H_d = qutip.QobjEvo([H_sys, [H_drive, drive_fast]])
hsolver = HEOMSolver(H_d, bath, NC, options=options)
outputDD = hsolver.run(rho0, tlist, ado_return=True)
```

And now the longer slower pulses:

In [10]:

```
# Slow driving (longer, small amplitude pulses)
# without pulses
hsolver = HEOMSolver(H_sys, bath, NC, options=options)
outputnoDDslow = hsolver.run(rho0, tlist, ado_return=True)
# with pulses
drive_slow = drive(amplitude=0.01, delay=20, integral=np.pi/2)
H_d = [H_sys, [H_drive, drive_slow]]
hsolver = HEOMSolver(H_d, bath, NC, options=options)
outputDDslow = hsolver.run(rho0, tlist, ado_return=True)
```

Now let's plot all of the results and the shapes of the pulses:

In [11]:

```
def plot_dd_results(outputnoDD, outputDD, outputDDslow):
fig, axes = plt.subplots(2, 1, sharex=False, figsize=(12, 12))
# Plot the dynamic decoupling results:
tlist = outputDD.times
P12 = basis(2, 1) * basis(2, 0).dag()
P12DD = qutip.expect(outputDD.states, P12)
P12noDD = qutip.expect(outputnoDD.states, P12)
P12DDslow = qutip.expect(outputDDslow.states, P12)
plt.sca(axes[0])
plt.yticks([0, 0.25, 0.5], [0, 0.25, 0.5])
axes[0].plot(
tlist, np.real(P12DD),
'green', linestyle='-', linewidth=2, label="HEOM with fast DD",
)
axes[0].plot(
tlist, np.real(P12DDslow),
'blue', linestyle='-', linewidth=2, label="HEOM with slow DD",
)
axes[0].plot(
tlist, np.real(P12noDD),
'orange', linestyle='--', linewidth=2, label="HEOM no DD",
)
axes[0].locator_params(axis='y', nbins=3)
axes[0].locator_params(axis='x', nbins=3)
axes[0].set_ylabel(r"$\rho_{01}$", fontsize=30)
axes[0].legend(loc=4)
axes[0].text(0, 0.4, "(a)", fontsize=28)
# Plot the drive pulses:
pulse = [drive_fast(t) for t in tlist]
pulseslow = [drive_slow(t) for t in tlist]
plt.sca(axes[1])
plt.yticks([0., 0.25, 0.5], [0, 0.25, 0.5])
axes[1].plot(
tlist, pulse,
'green', linestyle='-', linewidth=2, label="Drive fast",
)
axes[1].plot(
tlist, pulseslow,
'blue', linestyle='--', linewidth=2, label="Drive slow",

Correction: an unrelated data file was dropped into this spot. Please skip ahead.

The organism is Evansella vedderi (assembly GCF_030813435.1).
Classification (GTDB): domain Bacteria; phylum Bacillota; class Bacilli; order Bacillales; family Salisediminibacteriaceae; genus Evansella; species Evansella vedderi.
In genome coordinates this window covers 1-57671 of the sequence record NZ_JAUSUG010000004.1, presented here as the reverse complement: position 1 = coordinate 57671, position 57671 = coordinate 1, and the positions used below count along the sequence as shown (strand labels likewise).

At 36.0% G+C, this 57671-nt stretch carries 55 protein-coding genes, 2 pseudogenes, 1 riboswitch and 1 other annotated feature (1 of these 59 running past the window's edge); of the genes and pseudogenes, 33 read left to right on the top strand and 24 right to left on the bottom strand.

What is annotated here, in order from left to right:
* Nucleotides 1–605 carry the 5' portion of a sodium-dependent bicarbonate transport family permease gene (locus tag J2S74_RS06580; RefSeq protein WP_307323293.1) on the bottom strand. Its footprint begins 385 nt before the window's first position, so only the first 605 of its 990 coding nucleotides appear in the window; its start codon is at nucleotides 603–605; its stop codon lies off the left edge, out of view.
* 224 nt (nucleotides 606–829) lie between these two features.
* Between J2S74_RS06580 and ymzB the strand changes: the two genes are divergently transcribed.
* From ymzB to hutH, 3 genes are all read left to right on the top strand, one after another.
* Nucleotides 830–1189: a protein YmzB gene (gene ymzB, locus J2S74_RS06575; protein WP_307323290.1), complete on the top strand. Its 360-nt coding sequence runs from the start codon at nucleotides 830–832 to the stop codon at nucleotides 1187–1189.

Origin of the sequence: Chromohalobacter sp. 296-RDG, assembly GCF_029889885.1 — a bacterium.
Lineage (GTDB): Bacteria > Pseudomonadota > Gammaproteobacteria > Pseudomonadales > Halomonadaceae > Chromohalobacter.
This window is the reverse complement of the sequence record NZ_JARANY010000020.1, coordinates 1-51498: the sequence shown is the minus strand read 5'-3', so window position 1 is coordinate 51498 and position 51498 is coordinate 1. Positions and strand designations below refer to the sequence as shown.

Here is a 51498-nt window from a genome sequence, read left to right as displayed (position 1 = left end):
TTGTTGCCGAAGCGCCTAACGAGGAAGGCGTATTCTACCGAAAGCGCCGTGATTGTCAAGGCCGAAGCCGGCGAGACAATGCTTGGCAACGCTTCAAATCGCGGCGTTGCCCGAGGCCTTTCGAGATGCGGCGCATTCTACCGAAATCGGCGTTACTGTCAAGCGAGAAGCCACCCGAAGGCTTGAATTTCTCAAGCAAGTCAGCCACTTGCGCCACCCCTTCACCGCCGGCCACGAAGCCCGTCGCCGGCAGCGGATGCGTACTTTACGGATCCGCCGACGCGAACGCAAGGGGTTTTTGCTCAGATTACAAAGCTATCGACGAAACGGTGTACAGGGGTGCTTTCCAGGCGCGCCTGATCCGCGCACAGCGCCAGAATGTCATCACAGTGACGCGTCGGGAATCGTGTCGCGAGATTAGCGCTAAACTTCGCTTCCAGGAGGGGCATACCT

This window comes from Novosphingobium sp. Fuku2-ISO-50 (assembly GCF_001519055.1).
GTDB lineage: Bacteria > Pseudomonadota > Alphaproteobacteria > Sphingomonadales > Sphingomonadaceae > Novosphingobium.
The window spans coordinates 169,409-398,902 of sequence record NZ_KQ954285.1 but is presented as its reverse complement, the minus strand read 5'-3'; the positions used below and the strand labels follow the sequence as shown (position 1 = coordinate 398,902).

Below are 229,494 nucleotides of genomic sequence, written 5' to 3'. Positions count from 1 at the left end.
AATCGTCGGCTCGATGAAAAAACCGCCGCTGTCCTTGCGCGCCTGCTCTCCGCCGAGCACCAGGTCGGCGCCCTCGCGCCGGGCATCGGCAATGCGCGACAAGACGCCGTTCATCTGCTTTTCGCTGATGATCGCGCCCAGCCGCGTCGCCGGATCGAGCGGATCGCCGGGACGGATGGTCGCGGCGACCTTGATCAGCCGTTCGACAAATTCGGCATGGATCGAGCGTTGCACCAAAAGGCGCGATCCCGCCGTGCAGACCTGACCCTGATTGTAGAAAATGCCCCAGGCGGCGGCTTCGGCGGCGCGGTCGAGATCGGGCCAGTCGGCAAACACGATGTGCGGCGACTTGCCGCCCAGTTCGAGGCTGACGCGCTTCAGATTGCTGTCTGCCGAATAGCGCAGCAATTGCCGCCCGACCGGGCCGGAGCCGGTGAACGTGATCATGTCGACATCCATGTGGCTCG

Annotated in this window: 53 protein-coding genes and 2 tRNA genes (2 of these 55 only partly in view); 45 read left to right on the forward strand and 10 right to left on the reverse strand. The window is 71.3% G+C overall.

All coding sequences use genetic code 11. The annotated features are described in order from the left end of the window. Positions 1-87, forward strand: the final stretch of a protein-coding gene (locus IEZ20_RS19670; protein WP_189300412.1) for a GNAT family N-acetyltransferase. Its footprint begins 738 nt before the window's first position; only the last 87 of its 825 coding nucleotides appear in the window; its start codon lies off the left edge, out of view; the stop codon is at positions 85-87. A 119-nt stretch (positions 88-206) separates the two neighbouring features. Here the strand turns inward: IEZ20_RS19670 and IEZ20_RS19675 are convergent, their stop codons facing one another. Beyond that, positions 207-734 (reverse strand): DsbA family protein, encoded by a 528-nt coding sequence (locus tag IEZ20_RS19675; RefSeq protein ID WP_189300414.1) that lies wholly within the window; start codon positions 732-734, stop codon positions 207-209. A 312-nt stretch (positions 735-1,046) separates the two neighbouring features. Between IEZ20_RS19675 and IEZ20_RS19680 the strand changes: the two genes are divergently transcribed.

)
axes[1].locator_params(axis='y', nbins=3)
axes[1].locator_params(axis='x', nbins=3)
axes[1].set_xlabel(r'$t\bar{V}_{\mathrm{f}}$', fontsize=30)
axes[1].set_ylabel(r'Drive amplitude/$\bar{V}_{\mathrm{f}}$', fontsize=30)
axes[1].legend(loc=1)
axes[1].text(0, 0.4, "(b)", fontsize=28)
fig.tight_layout()
```

In [12]:

```
plot_dd_results(outputnoDD, outputDD, outputDDslow)
```

Next we consider non-equally spaced pulses.

Rather than plot as a function of time we just consider the final coherence after time $T$ and 100 pulses. We change the width of the environment to demonstate that the Uhrig sequence (i.e. the evenly spaced pulses) can be sub-optimal when the bath is very broad.

Instead of evenly spaced pulses, we will use pulses where the cummulative delay after $j$ pulses is given by:

$$ \sin^2(\frac{\pi}{2} \frac{j}{N + 1}) $$This is just a convenient way to describe the varying delay. We could have chosen another monotonically increasing function to represent the cummulative delay (although it might not be as effective).

In [13]:

```
def cummulative_delay_fractions(N):
""" Return an array of N + 1 cummulative delay
fractions.
The j'th entry in the array should be the sum of
all delays before the j'th pulse. The last entry
should be 1 (i.e. the entire cummulative delay
should have been used once the sequence of pulses
is complete).
The function should be monotonically increasing,
strictly greater than zero and the last value
should be 1.
This implementation returns:
sin((pi / 2) * (j / (N + 1)))**2
as the cummulative delay after the j'th pulse.
"""
return np.array([
np.sin((np.pi / 2) * (j / (N + 1)))**2
for j in range(0, N + 1)
])
def drive_opt(amplitude, avg_delay, integral, N):
""" Return an optimized distance pulse function.
Our previous pulses were evenly spaced. Here we
instead use a varying delay after the j'th pulse.
The cummulative delay is described by the function
``cummulative_delay_fractions`` above.
"""
duration = integral / amplitude
cummulative_delays = N * avg_delay * cummulative_delay_fractions(N)
t_start = cummulative_delays + duration * np.arange(0, N + 1)
t_end = cummulative_delays + duration * np.arange(1, N + 2)
def pulse(t):
if any((t_start <= t) & (t <= t_end)):
return amplitude
return 0.0
return pulse
```